(Image credit: Ecuapromo)
During a storm at sea, millionaire art lover C. Michael Ekshun popped out on the deck of his luxurious yacht. He didn't hear a thing as his killer sneaked up behind him, brandishing a deadly sharp letter opener. Moments after the murder, his body was pushed overboard, disappearing into the swirling foam.
When the skies cleared and the yacht pulled into harbor, police questioned the three surviving passengers: Michael's stylishly dressed wife, Sprinkle Ekshun; his secretary, Morey Fishant; and a shifty-eyed art dealer named Count Yuri Ceets. Each suspect had an alibi.
"I was in the lounge, doing my nails," Sprinkle told them. The widow stuffed her hands into the pockets of her Dior dressing gown. The police immediately noticed a wet patch on her robe front. In the middle of the wet patch was a stubborn red stain that had refused to come out.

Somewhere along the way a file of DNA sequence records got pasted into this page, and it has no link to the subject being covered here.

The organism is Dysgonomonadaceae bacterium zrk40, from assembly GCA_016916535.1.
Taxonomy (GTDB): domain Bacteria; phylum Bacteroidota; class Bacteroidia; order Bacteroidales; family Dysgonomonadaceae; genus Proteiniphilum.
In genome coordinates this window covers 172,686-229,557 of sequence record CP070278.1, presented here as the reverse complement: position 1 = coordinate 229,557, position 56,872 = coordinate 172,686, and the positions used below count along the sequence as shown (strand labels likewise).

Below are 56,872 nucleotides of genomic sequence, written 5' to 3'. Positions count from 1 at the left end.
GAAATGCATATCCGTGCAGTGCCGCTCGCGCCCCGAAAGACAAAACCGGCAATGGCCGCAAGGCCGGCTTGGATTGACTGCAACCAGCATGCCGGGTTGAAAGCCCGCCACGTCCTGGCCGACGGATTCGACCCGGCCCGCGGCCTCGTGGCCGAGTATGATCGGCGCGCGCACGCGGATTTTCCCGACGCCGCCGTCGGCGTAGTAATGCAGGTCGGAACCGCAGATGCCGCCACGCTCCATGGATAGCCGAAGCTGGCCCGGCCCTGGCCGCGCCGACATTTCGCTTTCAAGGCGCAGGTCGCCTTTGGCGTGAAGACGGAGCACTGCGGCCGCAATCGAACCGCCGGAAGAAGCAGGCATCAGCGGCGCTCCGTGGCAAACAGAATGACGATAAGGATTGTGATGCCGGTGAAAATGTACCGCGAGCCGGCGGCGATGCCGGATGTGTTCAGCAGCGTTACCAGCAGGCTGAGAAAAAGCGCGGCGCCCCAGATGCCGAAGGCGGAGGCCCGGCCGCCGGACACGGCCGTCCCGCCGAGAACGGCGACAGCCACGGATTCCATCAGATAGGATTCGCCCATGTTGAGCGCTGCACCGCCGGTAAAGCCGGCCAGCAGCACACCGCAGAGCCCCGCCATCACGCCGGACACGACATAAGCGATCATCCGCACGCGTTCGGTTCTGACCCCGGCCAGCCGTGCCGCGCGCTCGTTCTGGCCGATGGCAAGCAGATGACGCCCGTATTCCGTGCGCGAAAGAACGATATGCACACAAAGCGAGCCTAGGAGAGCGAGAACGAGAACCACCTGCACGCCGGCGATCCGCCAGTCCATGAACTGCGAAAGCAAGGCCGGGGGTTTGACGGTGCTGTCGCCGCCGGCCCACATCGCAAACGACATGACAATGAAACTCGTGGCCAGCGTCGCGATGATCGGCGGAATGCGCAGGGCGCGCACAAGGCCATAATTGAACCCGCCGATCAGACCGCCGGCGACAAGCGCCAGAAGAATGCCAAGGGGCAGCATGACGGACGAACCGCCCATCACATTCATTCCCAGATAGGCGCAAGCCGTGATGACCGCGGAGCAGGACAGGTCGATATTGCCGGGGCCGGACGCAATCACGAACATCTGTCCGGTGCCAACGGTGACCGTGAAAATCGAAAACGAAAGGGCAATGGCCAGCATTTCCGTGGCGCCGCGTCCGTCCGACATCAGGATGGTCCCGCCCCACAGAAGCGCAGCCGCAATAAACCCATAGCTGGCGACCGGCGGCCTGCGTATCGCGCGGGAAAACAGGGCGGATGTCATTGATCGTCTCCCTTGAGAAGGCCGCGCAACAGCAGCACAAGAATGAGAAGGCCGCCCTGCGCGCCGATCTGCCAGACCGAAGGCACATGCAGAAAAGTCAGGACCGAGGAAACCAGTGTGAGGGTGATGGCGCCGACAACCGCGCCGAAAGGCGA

"I was in my cabin writing," Count Yuri said as he showed the police a neatly written five-page letter, all in Russian. "To my dear mother, the Countess," he explained. A translation of the letter proved that Yuri had indeed written to his mother—a cleaning lady living in Bensonhurst.
Morey, the secretary, claimed to be opening correspondence in the yacht's office at the time of the murder. The envelopes were all torn open. "I couldn't find the letter opener," he said with an embarrassed shrug. The police noticed a fresh gash on Morey's right wrist. "This happened when I stumbled. I cut myself on one of Mr. Ekshun's glass sculptures."
The police haven't yet investigated motive, but already they see that one of the three alibis doesn't hold water—as opposed to Michael, who is holding several gallons by the time they fish him out of the Atlantic.
The whodunit above was provided by American mystery fiction author Hy Conrad.
In addition to his work in mystery and crime puzzles, Hy was also one of the original writers for the groundbreaking TV series Monk.
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